[dropcap style=”font-size: 60px; color: #A02F2F;”] A[/dropcap] friend sold Christopher his Nikon F4 film camera, a heavy, full-metal-jacket unit built to withstand a war zone.

Christopher carted the beast across Bali and shot four rolls of precious film with 36 shots per roll. The results are framed and waiting for a wall in his home, where we pick up the conversation.

” I got about 30 images that I really like,” he says, pulling a selection from the pile.

They remind me of photos from the 70s: pre-Photoshop, natural, muted tones, and strangely captivating for this very reason.

“The images have scratches, burn marks, finger prints and some have been developed in old developing fluid, which has created its own effect. They are imperfect and that is the whole point,” Christopher says, his voice animated.

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A photograph or a drawing? Christopher’s hand-coloured photograph of yellow-tailed black cockatoo blurs the boundaries – and that’s just how he likes it.

[dropcap style=”font-size: 60px; color: #A02F2F;”] P[/dropcap]art of the appeal of both cooking and photography to Christopher is that they both rely on rules: what works, what doesn’t.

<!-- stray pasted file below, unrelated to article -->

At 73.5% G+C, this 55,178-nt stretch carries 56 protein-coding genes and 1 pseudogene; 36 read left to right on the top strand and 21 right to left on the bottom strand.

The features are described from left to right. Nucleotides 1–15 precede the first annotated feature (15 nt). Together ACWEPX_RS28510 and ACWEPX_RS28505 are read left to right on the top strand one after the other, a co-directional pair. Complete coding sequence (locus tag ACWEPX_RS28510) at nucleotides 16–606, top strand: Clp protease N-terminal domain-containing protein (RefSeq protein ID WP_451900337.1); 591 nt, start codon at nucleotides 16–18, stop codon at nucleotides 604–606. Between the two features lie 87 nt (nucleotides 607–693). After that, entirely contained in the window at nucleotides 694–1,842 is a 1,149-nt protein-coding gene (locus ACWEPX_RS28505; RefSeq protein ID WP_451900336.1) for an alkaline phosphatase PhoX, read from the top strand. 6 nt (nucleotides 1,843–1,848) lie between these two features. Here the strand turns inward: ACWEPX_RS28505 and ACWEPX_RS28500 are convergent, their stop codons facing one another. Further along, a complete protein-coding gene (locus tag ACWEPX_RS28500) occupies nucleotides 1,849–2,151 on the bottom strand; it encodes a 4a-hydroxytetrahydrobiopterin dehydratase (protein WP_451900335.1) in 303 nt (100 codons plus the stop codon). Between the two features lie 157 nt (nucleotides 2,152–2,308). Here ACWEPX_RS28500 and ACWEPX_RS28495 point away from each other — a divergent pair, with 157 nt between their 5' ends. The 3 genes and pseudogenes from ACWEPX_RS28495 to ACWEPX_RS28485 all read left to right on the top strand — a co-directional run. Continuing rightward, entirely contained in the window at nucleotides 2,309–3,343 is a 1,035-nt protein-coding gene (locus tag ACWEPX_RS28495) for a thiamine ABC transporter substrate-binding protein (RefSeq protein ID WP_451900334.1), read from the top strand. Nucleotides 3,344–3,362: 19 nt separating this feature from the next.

But while he says he “likes rules”, he also likes to bend if not break them.

As Christopher shows me his portfolio of work, which includes photography, collage and spray painted art works, it is hard to tell what is a photo, what is a drawing, and what is a painting. And that, again, is the whole point.

“I will take a photo and hand colour it with pencils or Textas, so it is no longer looks like a photo, but a drawing – but it is still a photograph,” he explains, smiling at the deliberate confusion he creates.

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Christopher with a section a large work, a photograph of gravel on the roadside that is being transformed into something quite different through hand colouring.

[dropcap style=”font-size: 60px; color: #A02F2F;”] I[/dropcap]t is all about the freedom to experiment, explore and maybe even occasionally fuck up, and in this I get a sense Christopher is rediscovering a freedom that no longer exists for him in cooking where, in a smartphone world, food has become an obsession and everyone is a critic.

So while Christopher has set a goal to create 52 art works in 52 weeks – and is on track – he is ambivalent about an exhibition.

“I would love to have a small exhibition, but I am not sure if anybody would come and that doesn’t bother me, because I don’t need other people judging my work when I already judge myself so harshly,” he says.

If any proof was needed of that fact, look no further than the letters on Christopher’s spare bedroom, where much of his art is stored: MONASA.

“The Museum of New and Shit Art,” he laughs.

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A detail from a series of images experimenting with objects laid on mirrors and photographed from above.